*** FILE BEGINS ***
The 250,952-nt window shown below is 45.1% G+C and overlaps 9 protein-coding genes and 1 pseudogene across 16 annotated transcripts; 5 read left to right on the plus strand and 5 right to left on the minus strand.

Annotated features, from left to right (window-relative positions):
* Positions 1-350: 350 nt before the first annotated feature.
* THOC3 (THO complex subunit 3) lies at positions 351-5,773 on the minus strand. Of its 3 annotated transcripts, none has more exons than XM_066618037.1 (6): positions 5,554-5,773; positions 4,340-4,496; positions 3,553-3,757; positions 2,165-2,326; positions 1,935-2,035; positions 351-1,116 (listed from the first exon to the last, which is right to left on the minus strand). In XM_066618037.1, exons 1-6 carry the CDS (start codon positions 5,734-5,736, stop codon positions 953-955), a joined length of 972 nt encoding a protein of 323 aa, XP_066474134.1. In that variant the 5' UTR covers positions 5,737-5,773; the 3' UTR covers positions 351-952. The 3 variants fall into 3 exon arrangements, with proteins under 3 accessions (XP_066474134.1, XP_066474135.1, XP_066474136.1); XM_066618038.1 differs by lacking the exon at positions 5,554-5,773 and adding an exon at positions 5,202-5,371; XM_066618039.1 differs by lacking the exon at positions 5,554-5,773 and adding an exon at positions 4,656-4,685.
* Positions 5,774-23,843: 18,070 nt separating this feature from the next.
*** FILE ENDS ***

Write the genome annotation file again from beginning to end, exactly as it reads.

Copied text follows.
The 250,952-nt window shown below is 45.1% G+C and overlaps 9 protein-coding genes and 1 pseudogene across 16 annotated transcripts; 5 read left to right on the plus strand and 5 right to left on the minus strand.

Annotated features, from left to right (window-relative positions):
* Positions 1-350: 350 nt before the first annotated feature.
* THOC3 (THO complex subunit 3) lies at positions 351-5,773 on the minus strand. Of its 3 annotated transcripts, none has more exons than XM_066618037.1 (6): positions 5,554-5,773; positions 4,340-4,496; positions 3,553-3,757; positions 2,165-2,326; positions 1,935-2,035; positions 351-1,116 (listed from the first exon to the last, which is right to left on the minus strand). In XM_066618037.1, exons 1-6 carry the CDS (start codon positions 5,734-5,736, stop codon positions 953-955), a joined length of 972 nt encoding a protein of 323 aa, XP_066474134.1. In that variant the 5' UTR covers positions 5,737-5,773; the 3' UTR covers positions 351-952. The 3 variants fall into 3 exon arrangements, with proteins under 3 accessions (XP_066474134.1, XP_066474135.1, XP_066474136.1); XM_066618038.1 differs by lacking the exon at positions 5,554-5,773 and adding an exon at positions 5,202-5,371; XM_066618039.1 differs by lacking the exon at positions 5,554-5,773 and adding an exon at positions 4,656-4,685.
* Positions 5,774-23,843: 18,070 nt separating this feature from the next.